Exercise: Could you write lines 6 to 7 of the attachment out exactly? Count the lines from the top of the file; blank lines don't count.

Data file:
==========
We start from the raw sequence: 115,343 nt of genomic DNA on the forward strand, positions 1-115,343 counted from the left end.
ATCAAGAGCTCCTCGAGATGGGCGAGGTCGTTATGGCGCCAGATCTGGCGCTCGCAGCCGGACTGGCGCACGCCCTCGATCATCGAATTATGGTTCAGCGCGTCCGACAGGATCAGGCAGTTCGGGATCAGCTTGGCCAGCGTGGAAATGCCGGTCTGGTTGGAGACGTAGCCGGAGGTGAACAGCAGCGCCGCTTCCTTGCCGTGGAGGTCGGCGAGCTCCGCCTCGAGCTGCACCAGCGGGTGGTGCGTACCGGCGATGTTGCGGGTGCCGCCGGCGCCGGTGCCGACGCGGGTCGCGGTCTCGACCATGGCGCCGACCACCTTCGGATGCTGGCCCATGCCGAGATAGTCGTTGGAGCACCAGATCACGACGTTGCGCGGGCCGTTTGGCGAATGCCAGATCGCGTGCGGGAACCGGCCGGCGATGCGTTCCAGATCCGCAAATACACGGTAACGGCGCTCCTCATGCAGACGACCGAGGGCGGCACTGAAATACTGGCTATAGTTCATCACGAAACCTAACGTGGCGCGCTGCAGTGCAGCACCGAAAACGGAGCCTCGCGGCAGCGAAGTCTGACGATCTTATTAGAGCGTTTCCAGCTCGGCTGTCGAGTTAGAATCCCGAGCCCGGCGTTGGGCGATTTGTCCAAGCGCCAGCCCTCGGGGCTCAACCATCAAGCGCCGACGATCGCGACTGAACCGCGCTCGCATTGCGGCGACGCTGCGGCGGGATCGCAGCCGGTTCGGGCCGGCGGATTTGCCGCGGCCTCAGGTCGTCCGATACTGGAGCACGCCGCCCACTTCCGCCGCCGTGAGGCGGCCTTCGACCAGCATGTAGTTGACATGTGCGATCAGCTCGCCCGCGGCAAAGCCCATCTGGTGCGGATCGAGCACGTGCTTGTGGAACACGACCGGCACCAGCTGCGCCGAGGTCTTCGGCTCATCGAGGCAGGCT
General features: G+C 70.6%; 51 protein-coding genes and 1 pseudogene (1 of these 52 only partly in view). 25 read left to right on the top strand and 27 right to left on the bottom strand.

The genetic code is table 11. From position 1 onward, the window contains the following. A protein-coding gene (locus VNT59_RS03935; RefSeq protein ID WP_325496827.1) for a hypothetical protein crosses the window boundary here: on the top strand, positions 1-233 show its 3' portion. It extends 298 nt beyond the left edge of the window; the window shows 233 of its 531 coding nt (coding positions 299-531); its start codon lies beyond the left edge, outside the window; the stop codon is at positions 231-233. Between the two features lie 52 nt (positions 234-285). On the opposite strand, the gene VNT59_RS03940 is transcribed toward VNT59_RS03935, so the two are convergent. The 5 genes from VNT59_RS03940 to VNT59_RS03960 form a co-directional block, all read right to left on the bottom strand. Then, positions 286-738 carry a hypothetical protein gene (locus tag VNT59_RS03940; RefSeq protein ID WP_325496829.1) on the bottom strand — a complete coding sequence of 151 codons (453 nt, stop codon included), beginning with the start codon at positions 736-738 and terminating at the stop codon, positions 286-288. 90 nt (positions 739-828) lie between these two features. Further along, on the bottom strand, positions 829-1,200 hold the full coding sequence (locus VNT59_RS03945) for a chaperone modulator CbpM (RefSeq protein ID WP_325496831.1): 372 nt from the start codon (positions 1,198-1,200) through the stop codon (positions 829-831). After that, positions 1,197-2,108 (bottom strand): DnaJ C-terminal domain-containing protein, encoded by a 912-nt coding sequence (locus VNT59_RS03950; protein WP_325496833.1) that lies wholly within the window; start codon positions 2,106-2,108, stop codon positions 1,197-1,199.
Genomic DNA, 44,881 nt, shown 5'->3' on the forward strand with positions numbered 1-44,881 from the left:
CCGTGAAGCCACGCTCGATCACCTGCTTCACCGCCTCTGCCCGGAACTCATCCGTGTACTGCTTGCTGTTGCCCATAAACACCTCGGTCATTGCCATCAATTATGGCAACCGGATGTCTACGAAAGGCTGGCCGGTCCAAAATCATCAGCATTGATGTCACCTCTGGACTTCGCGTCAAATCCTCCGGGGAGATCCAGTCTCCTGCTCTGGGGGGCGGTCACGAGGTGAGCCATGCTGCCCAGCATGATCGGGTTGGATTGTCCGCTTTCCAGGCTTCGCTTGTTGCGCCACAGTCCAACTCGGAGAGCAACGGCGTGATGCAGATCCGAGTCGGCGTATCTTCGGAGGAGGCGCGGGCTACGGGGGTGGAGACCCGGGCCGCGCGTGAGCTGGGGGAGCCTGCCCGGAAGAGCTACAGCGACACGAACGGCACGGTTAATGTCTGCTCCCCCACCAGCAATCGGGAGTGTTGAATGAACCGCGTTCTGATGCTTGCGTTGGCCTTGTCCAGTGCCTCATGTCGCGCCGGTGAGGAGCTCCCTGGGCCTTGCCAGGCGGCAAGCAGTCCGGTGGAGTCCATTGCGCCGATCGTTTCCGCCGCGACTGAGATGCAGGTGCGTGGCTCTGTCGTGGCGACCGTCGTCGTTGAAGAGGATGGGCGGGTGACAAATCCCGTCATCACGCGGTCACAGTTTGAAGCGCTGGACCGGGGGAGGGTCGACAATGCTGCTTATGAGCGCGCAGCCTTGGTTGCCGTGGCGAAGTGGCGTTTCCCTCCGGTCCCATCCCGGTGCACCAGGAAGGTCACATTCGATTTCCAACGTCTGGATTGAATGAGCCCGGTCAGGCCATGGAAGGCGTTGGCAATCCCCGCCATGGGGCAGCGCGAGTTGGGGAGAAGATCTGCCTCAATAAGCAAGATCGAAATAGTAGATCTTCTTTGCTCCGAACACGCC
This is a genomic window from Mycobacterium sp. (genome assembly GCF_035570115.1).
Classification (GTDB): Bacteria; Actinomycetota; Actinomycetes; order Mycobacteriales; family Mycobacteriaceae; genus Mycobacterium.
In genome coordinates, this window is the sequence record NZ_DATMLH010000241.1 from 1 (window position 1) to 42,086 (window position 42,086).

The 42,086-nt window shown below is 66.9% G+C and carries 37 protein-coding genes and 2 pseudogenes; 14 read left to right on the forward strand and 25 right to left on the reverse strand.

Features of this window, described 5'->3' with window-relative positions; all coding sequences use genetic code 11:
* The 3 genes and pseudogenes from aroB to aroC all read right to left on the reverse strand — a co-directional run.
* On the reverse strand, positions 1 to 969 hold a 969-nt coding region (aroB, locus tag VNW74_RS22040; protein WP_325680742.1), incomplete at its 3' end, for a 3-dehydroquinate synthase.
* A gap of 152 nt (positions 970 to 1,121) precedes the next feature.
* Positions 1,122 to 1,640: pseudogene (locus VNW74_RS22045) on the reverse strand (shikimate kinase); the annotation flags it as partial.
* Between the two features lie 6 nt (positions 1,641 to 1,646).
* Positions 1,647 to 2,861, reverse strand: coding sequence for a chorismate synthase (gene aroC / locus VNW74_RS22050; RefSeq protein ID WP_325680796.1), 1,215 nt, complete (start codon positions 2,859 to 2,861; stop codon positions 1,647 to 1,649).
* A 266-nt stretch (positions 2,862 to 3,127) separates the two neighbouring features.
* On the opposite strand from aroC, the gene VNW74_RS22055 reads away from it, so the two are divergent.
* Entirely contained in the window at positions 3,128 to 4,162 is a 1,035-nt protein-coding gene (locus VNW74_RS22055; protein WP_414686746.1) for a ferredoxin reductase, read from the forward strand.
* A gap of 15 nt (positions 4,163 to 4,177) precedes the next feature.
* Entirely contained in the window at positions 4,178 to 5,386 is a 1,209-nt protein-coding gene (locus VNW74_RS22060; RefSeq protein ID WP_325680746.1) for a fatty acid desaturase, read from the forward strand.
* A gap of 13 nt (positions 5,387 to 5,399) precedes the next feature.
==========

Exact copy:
CCGTGAAGCCACGCTCGATCACCTGCTTCACCGCCTCTGCCCGGAACTCATCCGTGTACTGCTTGCTGTTGCCCATAAACACCTCGGTCATTGCCATCAATTATGGCAACCGGATGTCTACGAAAGGCTGGCCGGTCCAAAATCATCAGCATTGATGTCACCTCTGGACTTCGCGTCAAATCCTCCGGGGAGATCCAGTCTCCTGCTCTGGGGGGCGGTCACGAGGTGAGCCATGCTGCCCAGCATGATCGGGTTGGATTGTCCGCTTTCCAGGCTTCGCTTGTTGCGCCACAGTCCAACTCGGAGAGCAACGGCGTGATGCAGATCCGAGTCGGCGTATCTTCGGAGGAGGCGCGGGCTACGGGGGTGGAGACCCGGGCCGCGCGTGAGCTGGGGGAGCCTGCCCGGAAGAGCTACAGCGACACGAACGGCACGGTTAATGTCTGCTCCCCCACCAGCAATCGGGAGTGTTGAATGAACCGCGTTCTGATGCTTGCGTTGGCCTTGTCCAGTGCCTCATGTCGCGCCGGTGAGGAGCTCCCTGGGCCTTGCCAGGCGGCAAGCAGTCCGGTGGAGTCCATTGCGCCGATCGTTTCCGCCGCGACTGAGATGCAGGTGCGTGGCTCTGTCGTGGCGACCGTCGTCGTTGAAGAGGATGGGCGGGTGACAAATCCCGTCATCACGCGGTCACAGTTTGAAGCGCTGGACCGGGGGAGGGTCGACAATGCTGCTTATGAGCGCGCAGCCTTGGTTGCCGTGGCGAAGTGGCGTTTCCCTCCGGTCCCATCCCGGTGCACCAGGAAGGTCACATTCGATTTCCAACGTCTGGATTGAATGAGCCCGGTCAGGCCATGGAAGGCGTTGGCAATCCCCGCCATGGGGCAGCGCGAGTTGGGGAGAAGATCTGCCTCAATAAGCAAGATCGAAATAGTAGATCTTCTTTGCTCCGAACACGCC
This is a genomic window from Mycobacterium sp. (genome assembly GCF_035570115.1).